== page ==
*Making Cheese*
By: Dragoona

Making cheese is a great way to preserve your excess milk and it is fairly easy to do.

Do you remember the children's poem about "Little Miss Muffet?" She was eating her curds and whey, these are two parts of making cheese. Curds are the solids that form the different cheeses and whey is the liquid left over from that process. The whey is good for your animals or you can use it in cooking for your family.

The easiest type of cheese to make is cottage cheese since you don't age or press it at all. The next easiest would be the cream cheese type. It does need to be pressed and is usually eaten quickly since they will only last for a few weeks. The hard cheeses (like Cheddar) are the hardest to make and require both pressing (and if you want it to last) aging. The longer Cheddar is aged the sharper it becomes.

If you are talented with wood (or know someone who is) making a cheese press is a walk in the park. So let's get the press out of the way first.

You will need some scrap plywood, a piece of hard wood and a dowel rod at least 51" long and 1" in diameter.

Cheese Form

The first thing you will need is a 2 or 3 pound empty coffee can (or similar,) punch a bunch of holes in the bottom of the can (from the inside!) or use a drill. You don't want any jagged points on the inside of the can. You will line the inside of the can with cheese cloth before adding the curds and another piece of cheese cloth over the top of the curds, before you add the follower.


This is simply a round piece of hard wood the fits inside the form (can.) It is used to press down on the curds to force out the whey. Now to the "hardest" part to make.

Cheese Press

Cut 2 pieces of 3/4 inch plywood into rectangles about 12" x 8". Clamp the two boards together, so that their edges are flush. Mark diagonal lines from each corner and mark where the lines cross. This is the center and you will drill a one inch hole all the way through both boards.

Position the clamped boards in front of you so that the 12" length is in front of you. Measure in two inches from each side (centered on the 8" sides) and drill one inch holes through both boards.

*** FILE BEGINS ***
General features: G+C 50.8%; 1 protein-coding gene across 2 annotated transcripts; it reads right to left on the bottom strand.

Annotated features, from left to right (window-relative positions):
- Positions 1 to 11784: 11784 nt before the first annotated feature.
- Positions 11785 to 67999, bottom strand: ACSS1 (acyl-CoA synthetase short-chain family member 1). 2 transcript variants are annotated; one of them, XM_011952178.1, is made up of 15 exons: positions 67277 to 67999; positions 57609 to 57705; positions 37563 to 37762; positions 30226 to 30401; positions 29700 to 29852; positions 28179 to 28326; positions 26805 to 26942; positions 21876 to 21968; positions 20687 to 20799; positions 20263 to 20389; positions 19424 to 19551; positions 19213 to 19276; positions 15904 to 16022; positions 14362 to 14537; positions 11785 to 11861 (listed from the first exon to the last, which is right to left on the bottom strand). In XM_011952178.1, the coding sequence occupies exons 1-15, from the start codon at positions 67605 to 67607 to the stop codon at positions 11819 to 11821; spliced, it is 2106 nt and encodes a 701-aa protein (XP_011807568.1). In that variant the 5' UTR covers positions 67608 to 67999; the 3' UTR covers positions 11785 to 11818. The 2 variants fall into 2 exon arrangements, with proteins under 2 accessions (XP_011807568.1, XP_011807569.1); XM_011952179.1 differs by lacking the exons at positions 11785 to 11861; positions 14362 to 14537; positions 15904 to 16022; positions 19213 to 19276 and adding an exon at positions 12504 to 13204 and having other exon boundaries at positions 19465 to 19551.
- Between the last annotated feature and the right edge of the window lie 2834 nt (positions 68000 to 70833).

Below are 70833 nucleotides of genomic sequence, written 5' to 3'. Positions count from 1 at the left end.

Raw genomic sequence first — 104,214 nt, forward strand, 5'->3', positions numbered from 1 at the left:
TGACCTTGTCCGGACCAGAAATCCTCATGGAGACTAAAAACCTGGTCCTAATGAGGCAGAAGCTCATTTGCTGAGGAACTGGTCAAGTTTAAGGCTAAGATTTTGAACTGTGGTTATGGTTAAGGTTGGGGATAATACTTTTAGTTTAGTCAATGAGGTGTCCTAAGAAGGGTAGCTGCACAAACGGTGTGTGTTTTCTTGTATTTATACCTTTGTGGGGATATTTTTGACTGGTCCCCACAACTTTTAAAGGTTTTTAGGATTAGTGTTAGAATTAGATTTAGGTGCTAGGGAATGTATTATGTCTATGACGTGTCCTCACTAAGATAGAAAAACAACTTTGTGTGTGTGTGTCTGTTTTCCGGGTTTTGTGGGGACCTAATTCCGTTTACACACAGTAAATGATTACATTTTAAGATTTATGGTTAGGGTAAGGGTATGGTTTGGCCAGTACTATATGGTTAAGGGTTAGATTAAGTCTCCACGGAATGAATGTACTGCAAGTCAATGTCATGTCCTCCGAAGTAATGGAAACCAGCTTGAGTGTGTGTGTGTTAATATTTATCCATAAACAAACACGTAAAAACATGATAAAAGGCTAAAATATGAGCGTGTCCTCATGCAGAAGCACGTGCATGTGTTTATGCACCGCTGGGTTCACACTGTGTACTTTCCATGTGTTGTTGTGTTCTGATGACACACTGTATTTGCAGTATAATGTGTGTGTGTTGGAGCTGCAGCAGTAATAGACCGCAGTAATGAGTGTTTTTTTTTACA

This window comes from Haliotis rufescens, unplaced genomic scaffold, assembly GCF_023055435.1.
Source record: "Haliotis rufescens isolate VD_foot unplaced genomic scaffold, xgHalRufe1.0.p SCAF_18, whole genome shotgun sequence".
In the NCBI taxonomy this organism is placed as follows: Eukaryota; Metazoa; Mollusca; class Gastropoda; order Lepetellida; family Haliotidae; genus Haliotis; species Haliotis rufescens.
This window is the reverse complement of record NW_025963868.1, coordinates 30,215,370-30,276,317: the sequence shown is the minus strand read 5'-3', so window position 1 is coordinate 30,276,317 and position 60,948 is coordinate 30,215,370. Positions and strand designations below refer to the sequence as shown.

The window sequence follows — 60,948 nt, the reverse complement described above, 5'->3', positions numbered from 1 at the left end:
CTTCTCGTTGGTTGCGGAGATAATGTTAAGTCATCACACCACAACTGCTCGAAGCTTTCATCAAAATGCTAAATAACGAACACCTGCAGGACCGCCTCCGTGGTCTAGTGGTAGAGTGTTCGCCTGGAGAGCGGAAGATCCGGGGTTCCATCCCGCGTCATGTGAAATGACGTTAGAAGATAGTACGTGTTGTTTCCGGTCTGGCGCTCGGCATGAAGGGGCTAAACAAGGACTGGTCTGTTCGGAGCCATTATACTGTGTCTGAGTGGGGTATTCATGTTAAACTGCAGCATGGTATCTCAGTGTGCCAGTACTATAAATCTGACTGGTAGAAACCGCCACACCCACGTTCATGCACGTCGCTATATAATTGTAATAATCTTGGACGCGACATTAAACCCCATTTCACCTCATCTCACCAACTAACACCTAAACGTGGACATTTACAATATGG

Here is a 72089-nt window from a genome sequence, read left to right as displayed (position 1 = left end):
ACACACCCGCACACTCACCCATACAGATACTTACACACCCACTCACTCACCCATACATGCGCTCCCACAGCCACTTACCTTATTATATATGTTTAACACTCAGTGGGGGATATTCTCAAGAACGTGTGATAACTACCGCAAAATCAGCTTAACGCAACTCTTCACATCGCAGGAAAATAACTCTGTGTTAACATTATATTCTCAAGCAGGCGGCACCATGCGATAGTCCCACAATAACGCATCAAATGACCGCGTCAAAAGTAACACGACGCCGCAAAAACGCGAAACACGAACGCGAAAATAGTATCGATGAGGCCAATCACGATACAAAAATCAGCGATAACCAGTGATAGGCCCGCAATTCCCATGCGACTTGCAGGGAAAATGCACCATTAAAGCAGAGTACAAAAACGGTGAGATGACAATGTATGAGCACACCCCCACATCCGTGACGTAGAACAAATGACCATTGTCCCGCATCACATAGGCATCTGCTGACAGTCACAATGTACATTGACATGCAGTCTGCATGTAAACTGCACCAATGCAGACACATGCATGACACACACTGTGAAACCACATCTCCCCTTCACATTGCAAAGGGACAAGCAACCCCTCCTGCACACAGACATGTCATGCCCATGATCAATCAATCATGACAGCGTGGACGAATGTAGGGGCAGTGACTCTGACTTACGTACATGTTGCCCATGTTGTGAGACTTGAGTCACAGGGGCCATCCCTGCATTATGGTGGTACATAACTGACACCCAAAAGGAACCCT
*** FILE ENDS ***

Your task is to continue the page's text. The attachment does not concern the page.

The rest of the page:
Take the dowel and cut two pieces 18" long and one piece 15" long. Unclamp the boards and enlarge the two outside holes on one of the boards. You can do this with a file, sandpaper or by rocking your drill bit in the hole. The dowel needs to be able to slide very easily through these hole. Mark this board as the top of your press.

This may be a very tight fit, but glue the end of the dowels to the holes in the bottom board, making sure the dowels are flush with the bottom of the board. Set aside to dry.

Glue the 15" dowel to the center hole in the top board. Attach the hard wood follower to the end of this dowel with glue and a screw.

When the glue has dried add a coat of varnish to protect the wood from getting wet while pressing your cheese.

To use the press, set the form over the center hole in the base board. Line your form with cheese cloth, add your curds, followed by another piece of cheese cloth. The top of press (with the follower attached) will go on top, with the side dowels of the base going through the holes in the top board. You will be able to slide the top up and down and the flat top board is where you put your weights as the follower pushes down on the curds. Set the press over a large container in order to catch the whey as it is pressed out. Now you're ready to go to work. 8^)